Research at AFML


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Overview of Research at AFML      


AFML focuses on highly interdisciplinary research encompassing the design and synthesis of nanoscale functional materials, elucidation of

the fundamental magnetic, electronic, optical and other physical properties of these materials, and the development of processes that lead

to multifunctional objects for specific applications. We use the 'bottom-up'paradigm of nanotechnology as the underlying approach in the

interlinked research at AFML. The current research topics are:




Hybrid Perovskite Solar Cells


Our focus is to employ halide perovskite nanocrystals in solar cell devices to impart ambient stability to the devices without compromising

their photoconversion efficiencies. Trap state filling, improving the visible light absorption and plasmonic enhancement are few avenues by

which the proposed goals are achieved. The charge carrier dynamics at the interfaces of perovskite absorber with the electron and hole

transporting layers are understood by femtosecond transient absorption spectroscopy.


[Collaborators: Prof. P. K. Datta (IIT Kharagpur), Dr. J. Jayabalan (RRCAT Indore), Dr. Govind (NPL, New Delhi)]  


Quantum Dot Sensitized Solar Cells (QDSSCs)


Herein our research involves various photoanode strategies such as QD lattice doping, core-shell architectures, surface

passivation to improve the photoconversion efficiencies and ambient stability of the QDSSCs. We also design the counter electrodes by

employing electrocatalytically active materials. The light absorption can also be increased by introducing photoactive counter electrodes.


Electrocatalysis, Photoelectrocatalysis and Photocatalysis


a) Catalyst design for electrochemical water splitting (Oxygen and Hydrogen Evolution Reactions; OER and HER)


The idea is to develop durable electrocatalysts with high turnover frequency and mass activity; that operate at minimal overpotentials and

show pH universality. Our catalyst design is based on the metal alloys, oxides, nitrides, sulfides & phosphides of earth-abundant elements.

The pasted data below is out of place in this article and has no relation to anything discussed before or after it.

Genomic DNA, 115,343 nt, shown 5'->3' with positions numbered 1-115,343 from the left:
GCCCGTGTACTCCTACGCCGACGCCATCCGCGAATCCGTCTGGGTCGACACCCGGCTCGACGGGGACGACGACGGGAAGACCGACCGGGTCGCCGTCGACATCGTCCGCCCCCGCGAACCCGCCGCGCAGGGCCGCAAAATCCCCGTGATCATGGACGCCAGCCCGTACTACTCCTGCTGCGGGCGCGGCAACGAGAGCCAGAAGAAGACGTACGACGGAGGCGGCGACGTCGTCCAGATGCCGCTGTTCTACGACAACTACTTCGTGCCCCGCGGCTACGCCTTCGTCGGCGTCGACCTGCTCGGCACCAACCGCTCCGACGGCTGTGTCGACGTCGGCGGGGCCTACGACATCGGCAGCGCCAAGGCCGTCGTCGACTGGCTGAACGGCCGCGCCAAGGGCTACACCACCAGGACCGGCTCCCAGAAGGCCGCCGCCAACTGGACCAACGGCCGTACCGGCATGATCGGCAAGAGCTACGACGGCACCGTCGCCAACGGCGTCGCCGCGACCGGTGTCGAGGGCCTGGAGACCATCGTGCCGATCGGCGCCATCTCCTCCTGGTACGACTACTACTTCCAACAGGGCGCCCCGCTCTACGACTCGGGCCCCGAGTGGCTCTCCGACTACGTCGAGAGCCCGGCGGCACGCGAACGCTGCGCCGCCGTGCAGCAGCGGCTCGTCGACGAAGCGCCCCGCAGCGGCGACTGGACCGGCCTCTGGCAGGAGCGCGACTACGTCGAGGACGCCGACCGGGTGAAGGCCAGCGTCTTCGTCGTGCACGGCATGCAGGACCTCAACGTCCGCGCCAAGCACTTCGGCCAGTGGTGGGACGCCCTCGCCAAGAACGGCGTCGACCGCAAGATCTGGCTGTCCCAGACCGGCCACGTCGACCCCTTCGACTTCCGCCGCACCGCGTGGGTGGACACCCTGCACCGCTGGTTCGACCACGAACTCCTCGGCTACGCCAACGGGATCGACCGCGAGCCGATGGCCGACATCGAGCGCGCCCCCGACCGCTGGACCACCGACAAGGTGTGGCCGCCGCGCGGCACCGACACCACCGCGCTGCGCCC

[Collaborator: Dr. Sudip Chakraborty (IIT Indore)]


b) Fabrication of Zn-air batteries by suitable design of bifunctional catalysts for oxygen evolution and reduction reactions


Zn-air batteries has a relatively high specific energy density of 1218 Whkg-1 and volumetric energy density of 6136 Wh/L, besides the

reliable aqueus chemistry of Zn at all pH which decreases the cost of device fabrication and operation as well as makes the device safe to

handle. However, the low power density is mainly attributed to the sluggish O2 electrolysis which engages the redox reactions in

multi-electron pathways. Our research is devoted in developing oxygen electrocatalysts to drive OER during charging and oxygen reduction

reaction (ORR) during discharge. The bifunctional catalysts are based on perovskite oxide and metal alloy nanostructures.


c) Electrochemical carbon dioxide reduction


Although nascent our activities in this area involve the selective conversion of atmospheric CO2 into small organic molecules with

improved energy density such as formic acid, methanol, methane and carbon monoxide etc. by inorganic catalysts namely metal alloys,

transition metal oxides & chalcogenides.


d) Water purification by organic dye degradation with halide perovskite nanocrystal photocatalysts


Metal halide perovskite nanocrystals are known to possess high absorption coefficient, compositional versatility, point-defect tolerance,

direct generation of charge carriers and ambipolar charge carrier transport, which ensures potentially outstanding photocatalytic

properties. However their limited ambient stability prevents them from real-life applications. The challenge lies in employing the iodide

perovskite nanocrystals for photocatalytic reactions such as organic dye degradation in aqueous medium.


Drug Delivery Nanocarriers and Biological Applications


This collaborative research area involves the development of nanocarriers for controlled and targeted anti-cancer therapy. Special focus is

to impart unconventionality in terms of the materials employed and the mode of cancer cell destruction.


[Collaborator: Prof. Keka Sarkar (University of Kalyani)]


Magnetism and Magneto-transport


Intially a prime area but now allied, our focus is to understand the low temperature complex magnetic ordering, exchange

bias coupling, unconventional ferromagnetism, low-field and colossal magnetoresistance of metal oxide nanostructures and manganite

nanomaterials of the composition Ln1-xAxMnO3 (Ln = La, Pr; A = Ca, Sr, Ce, x = 0-0.5).


[Collaborator: Dr. Hemant G. Salunke (BARC Mumbai)]







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